The cerebral cortex, the furrowed, thin, outer layer of the brain that lies beneath our skull, is responsible for the more advanced functions of our brain, such as memory, attention, language, imagination, decision making and long-term planning. Hidden in one of the innermost folds of the cerebral cortex is an area called the insula. This area got its name because it is hidden so deep inside an inner fold of the cerebral cortex (“Insula” is Latin for “island”), but the insula is not actually isolated. It is connected to, and communicates with, many brain areas (Figure 2).

Figure 2 - Illustration of the human brain (left side is the front, and the right side is the back).
  • Figure 2 - Illustration of the human brain (left side is the front, and the right side is the back).
  • The cerebral cortex is the outer layer covering the brain, and it has many folds, as shown in the figure. The insula (in purple) is hidden inside the folds and can only be seen when peeking between them.

One of the unique characteristics of the insula is that it receives detailed sensory information about what is happening throughout our body. While other areas of the cerebral cortex receive information through our external senses about what is happening around us, the insula identifies what is happening inside us.

Our understanding of the cerebral cortex was greatly advanced by the research of the Canadian neurosurgeon Wilder Penfield. In the 1940s, Penfield mapped the function of the various parts of the cerebral cortex as he prepared for surgery on patients with epilepsy. To know where he needed to operate, and where he had to be especially careful, Penfield applied a mild electrical current to the patient’s cerebral cortex. He found that stimulating different areas of the cerebral cortex caused reactions in corresponding areas of the body. For example, when he stimulated the “hand area,” patients reported feeling something touching their hand. When he stimulated the insula with a mild electrical current, patients reported feeling internal sensations, especially in the stomach area, such as “butterflies” or nausea. In addition, Penfield found that electrical stimulation of the insula activated bowel movements, similar to what happens when we digest food.

Many years later, neuroimaging techniques were developed that allowed researchers to “see” human brain activity as it was happening. Using neuroimaging, researchers found that activity in the insula corresponds to many changes inside the body, such as changes in blood pressure, heart rate, breathing, temperature, and digestion.

Moreover, researchers discovered that, in addition to responding to and regulating things going on inside us, the insula also responds to things going on around us. In fact, the insula is now considered to be an important part of the salience network, which is a network of several brain areas that work together to process information about unusual or significant events happening in the world around us.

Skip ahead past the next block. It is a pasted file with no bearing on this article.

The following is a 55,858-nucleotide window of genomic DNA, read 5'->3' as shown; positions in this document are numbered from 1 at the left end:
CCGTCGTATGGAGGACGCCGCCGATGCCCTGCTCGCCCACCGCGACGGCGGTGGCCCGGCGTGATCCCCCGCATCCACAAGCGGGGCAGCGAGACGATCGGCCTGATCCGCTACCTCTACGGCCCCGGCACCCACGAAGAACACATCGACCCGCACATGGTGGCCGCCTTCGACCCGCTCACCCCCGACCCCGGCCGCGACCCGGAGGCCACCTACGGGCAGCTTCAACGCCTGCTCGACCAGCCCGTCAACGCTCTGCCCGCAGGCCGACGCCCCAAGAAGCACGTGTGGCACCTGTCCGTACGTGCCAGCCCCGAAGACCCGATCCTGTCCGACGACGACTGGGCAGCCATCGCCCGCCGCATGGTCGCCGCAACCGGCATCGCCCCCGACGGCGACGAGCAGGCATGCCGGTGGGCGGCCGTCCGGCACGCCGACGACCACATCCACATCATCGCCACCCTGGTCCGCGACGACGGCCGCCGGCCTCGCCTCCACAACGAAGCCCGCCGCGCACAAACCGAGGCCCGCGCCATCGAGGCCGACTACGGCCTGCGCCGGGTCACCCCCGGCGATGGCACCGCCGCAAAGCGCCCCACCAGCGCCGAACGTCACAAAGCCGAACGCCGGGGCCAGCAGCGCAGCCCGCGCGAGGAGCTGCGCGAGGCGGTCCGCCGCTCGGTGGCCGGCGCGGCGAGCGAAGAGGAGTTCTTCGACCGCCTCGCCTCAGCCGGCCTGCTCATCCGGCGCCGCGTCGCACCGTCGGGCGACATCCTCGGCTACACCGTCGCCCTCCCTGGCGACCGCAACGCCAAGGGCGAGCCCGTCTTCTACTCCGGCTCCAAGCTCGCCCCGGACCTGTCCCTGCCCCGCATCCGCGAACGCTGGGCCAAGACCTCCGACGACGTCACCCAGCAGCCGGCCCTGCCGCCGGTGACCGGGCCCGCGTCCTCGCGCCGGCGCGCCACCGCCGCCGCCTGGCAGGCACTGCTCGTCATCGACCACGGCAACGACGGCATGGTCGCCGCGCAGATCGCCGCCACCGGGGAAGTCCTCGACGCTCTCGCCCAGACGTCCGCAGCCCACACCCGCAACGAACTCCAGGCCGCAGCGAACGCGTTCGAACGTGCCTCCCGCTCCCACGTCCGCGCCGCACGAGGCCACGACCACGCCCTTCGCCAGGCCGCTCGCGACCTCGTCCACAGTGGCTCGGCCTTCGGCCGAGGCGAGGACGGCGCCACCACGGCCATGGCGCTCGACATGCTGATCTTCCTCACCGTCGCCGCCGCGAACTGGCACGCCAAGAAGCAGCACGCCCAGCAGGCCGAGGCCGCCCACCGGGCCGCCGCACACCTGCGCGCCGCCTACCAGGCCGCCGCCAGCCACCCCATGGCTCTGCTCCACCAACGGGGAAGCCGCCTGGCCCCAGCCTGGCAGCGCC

In summary, the insula connects our inner and outer worlds, and it learns from past events to anticipate what our body will need in the future, such as learning to avoid foods that have previously made us sick, or seeking out food that it remembers to be tasty and nutritious [2]. Is all this only relevant for eating? And what does it have to do with emotions?

The Insula Helps Us Process Our Emotions

Making connections between external and internal events is also an essential part of how we experience our emotions. Many of our emotions can be characterized by physical changes, such as a racing heartbeat or an increase in blood pressure. There are many theories suggesting that the way we interpret or understand changes in our body influences—and possibly even determines—our emotional state. For example, if your heart starts to race right before performing on stage for the first time, you may interpret this to mean that you have stage fright. But if the same thing happens after a long run, you will probably just think you had a good workout. Likewise, a feeling of “butterflies in the stomach” or mild nausea could cause you to feel different emotions, depending on the circumstances. For instance, if you became nauseated after eating a lot of cake, you would probably interpret that as, “I ate so much I got sick.” If it happened right before you went on stage, however, that same feeling could make you worry that you have stage fright.

Due to its important role in connecting the external and internal worlds, the insula is considered to be an essential part of the brain network that causes our emotional experiences. The main role of the insula in emotional experience is to link signals coming from inside the body (like a slight feeling of nausea or a racing heartbeat) to events happening in the surrounding world (like seeing the audience when you perform for the first time) [3].